8. FoodSnacks and eating are an important aspect of readathons. Kate T. concedes that as much as she loves junk food, “eating fewer carbs and sugar will help keep you alert.” She also suggests drinking lots of water and tea which “will also get you up and going to the bathroom, which helps keep you awake, too.” Charity L. seconds light snacks and low caffeine. Soubhi K. ensures plenty of food choices, “and may even prepare meals beforehand so I don‘t have to cook.”

9. Moving on– It is perfectly fine to move on if there’s a book that you don’t like. If Lynn L. loses interest, she finds another book to read or “go do something else, like a craft, and then come back to reading. If Kerry A. loses interest, she’ll “stop for a snack or take the dog out.” Rachel M. agrees that “If I get bored with one book or writing style, I can just pick up another!” Janet M. read an article “about a book reviewer reading multiple books at once” which permitted her “to not have to read books straight through without starting a new one” and she has been reading a lot more since then. Jules G. wants to remind the participants that it’s not a failure if you don’t make a certain goal of reading the books you want to read.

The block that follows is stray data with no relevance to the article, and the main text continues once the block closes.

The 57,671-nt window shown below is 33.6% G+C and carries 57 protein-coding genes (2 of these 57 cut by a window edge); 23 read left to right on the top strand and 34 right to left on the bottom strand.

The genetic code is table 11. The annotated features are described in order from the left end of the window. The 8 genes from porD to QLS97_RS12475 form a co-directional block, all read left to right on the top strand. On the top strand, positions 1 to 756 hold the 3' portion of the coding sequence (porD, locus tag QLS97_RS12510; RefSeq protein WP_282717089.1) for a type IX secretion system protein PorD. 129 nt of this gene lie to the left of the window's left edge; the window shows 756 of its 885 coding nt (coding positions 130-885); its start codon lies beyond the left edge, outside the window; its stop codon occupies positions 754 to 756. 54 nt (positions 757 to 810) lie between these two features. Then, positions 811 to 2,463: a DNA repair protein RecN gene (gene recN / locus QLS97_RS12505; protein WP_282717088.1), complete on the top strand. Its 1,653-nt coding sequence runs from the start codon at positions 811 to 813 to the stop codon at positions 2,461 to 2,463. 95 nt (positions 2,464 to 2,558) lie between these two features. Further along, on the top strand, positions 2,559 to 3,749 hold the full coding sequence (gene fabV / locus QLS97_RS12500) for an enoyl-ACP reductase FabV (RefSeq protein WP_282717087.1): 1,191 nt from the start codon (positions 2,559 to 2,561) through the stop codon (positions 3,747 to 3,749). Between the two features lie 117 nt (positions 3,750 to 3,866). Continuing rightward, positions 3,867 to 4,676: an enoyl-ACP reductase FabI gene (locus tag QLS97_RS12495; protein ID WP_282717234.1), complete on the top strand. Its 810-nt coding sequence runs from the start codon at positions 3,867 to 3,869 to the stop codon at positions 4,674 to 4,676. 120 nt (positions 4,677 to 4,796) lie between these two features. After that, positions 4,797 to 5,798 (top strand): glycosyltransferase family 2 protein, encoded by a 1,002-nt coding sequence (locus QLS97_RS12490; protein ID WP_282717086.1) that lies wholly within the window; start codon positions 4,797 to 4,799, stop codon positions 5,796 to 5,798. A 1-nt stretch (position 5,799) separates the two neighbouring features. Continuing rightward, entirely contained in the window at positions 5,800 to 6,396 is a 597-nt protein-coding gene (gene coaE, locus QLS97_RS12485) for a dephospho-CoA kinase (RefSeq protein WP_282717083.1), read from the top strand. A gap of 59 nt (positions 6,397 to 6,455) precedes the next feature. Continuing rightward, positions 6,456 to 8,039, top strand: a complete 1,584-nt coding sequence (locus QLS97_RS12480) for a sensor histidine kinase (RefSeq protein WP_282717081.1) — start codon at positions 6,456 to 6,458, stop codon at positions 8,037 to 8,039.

10. Social media– You can post your updates on Instagram and other social platforms with the tag and tag #FBCReadathon. Some readers like to take social media breaks and some don’t. Jules G uses social media when she gets tired of or stuck in a book. Jill K. also loves the social aspects but is careful not to compare herself to others. Charity L. limits herself and posts “on Instagram every six hours or so and on my blog for kickoff, half-time, and wrap-up.” Despite missing out on the community aspect, she can read for more time.